NASA Celebrates 40 Years Of Documented Earthrise
Forty years ago, the crew of Apollo 8 reached lunar orbit and filmmaker and historian Dr. Christopher Riley was there when it happened.
Christmas Eve of 1968, the crew of Apollo 8 became the first astronauts to leave Earth’s orbit.
During the first three orbits, the spacecraft was not orientated to give them a chance to see the Earth. But as Apollo 8 made its way back from the far side of the Moon for the fourth time, Frank Borman spotted the view from a window, his reaction captured by the on board tape recorder.
“Oh, my God! Look at that picture over there!” he exclaimed. “Isn’t that something”¦”
The crew soon scrambled to get a snap of the occasion with their stills camera.
The first photograph of Earthrise taken by a human was in black and white, but Borman’s first historic picture is rarely reproduced. The astronauts rushed to find a color film, and Bill Anders managed to snap two more frames that became the choice of photo editors for the rest of history.
Interestingly enough, during the rest of the mission, they did not think to film an Earthrise on their 16mm movie cameras. These Data Acquisition Cameras were carried to record technical mission moments.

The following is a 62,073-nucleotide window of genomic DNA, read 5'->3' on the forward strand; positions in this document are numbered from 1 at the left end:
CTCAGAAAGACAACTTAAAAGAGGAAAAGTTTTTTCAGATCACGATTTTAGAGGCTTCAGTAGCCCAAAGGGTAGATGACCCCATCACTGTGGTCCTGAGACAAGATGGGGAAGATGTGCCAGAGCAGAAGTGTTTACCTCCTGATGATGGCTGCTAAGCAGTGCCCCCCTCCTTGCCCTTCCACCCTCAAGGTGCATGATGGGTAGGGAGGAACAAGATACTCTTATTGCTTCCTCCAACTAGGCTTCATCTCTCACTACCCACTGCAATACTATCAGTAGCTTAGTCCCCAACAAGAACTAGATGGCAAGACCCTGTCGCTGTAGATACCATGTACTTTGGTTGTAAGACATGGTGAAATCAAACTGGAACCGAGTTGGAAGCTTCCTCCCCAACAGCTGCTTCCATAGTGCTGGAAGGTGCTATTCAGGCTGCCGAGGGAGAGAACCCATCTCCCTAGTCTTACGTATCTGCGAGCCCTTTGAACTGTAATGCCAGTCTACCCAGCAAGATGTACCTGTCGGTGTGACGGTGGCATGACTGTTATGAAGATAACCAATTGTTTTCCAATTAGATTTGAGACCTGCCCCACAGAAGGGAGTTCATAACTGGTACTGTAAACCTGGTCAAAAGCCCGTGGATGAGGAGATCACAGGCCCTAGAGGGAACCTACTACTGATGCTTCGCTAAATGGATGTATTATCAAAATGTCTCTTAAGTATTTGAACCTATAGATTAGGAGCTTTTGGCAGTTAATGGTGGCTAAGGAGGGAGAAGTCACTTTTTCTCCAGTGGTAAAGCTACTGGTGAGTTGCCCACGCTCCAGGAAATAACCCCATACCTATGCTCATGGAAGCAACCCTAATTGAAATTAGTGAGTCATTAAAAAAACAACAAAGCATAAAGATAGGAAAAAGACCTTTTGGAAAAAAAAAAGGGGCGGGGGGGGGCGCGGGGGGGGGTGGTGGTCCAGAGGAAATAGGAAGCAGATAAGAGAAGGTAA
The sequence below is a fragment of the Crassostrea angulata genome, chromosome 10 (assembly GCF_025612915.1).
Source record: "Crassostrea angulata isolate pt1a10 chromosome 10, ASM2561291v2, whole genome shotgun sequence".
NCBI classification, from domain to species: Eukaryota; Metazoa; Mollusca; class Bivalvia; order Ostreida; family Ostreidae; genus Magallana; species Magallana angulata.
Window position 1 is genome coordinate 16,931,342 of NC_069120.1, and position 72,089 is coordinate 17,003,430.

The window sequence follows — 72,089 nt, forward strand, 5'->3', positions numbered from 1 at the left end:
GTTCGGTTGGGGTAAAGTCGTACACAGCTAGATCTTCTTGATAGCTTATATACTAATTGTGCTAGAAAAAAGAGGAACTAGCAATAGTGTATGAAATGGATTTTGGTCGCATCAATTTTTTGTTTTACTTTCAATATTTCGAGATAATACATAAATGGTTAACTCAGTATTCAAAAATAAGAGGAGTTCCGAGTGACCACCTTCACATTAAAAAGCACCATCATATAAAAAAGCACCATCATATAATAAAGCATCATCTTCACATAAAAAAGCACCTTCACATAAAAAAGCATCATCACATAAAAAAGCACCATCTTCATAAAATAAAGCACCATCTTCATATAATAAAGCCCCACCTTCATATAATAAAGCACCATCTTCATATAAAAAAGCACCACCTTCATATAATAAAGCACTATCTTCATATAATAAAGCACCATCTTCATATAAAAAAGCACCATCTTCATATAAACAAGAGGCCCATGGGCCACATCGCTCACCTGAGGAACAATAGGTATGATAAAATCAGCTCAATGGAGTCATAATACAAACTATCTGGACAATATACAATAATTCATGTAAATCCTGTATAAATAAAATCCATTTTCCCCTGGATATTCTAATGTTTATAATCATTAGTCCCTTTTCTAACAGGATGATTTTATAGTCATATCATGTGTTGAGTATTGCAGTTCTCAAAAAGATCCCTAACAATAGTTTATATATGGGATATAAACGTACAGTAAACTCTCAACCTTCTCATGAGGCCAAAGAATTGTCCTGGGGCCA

The Apollo 8 crew would also use them to film each other messing around the ship, but it seems that they were too busy with their other scheduled tasks that Christmas Eve to film mankind’s first Earthrise.
During Apollo 12, the fourth expedition to lunar orbit, filming the Earth rising from behind the Moon had lost its magic and was only captured once through a slightly fogged window. It was the last Earthrise ever filmed during the Apollo era.
These images and hundreds of other still pictures taken of the whole Earth during Apollo’s nine flights to the Moon, helped to drive the momentum of a burgeoning green movement during the 1970s.
Before now, only 24 human beings ever laid eyes on a view of the whole Earth from space. But thanks to a new generation of missions carrying high-resolution cameras beyond Earth orbit, moving HD footage of the whole planet is now available for all to see.
Almost two years ago, the Japanese lunar mission Selene transmitted back the first movies of Earthrise from lunar orbit since Apollo.
However, a NASA project called The Deep Space Climate Observatory (DSCOVR) was conceived at the end of the 20th Century to stream a continuous live color image of the Earth from a million miles out in space. The data from DSCOVR was designed to help with modeling climate change.
The project, dubbed “Goresat” was never launched under the Bush presidency, as some suggested that DSCOVR would not have helped the cause of an administration committed to a path of oil dependency.
The satellite still rests in storage at NASA’s Goddard Space Flight Center in Maryland, awaiting the green light.
Maybe under a new administration, and to mark the 40th anniversary of humankind’s first vision of the Earth from space, the public may soon get its first daily reminder of the planet we call home.
Image Courtesy Of NASA
On The Net: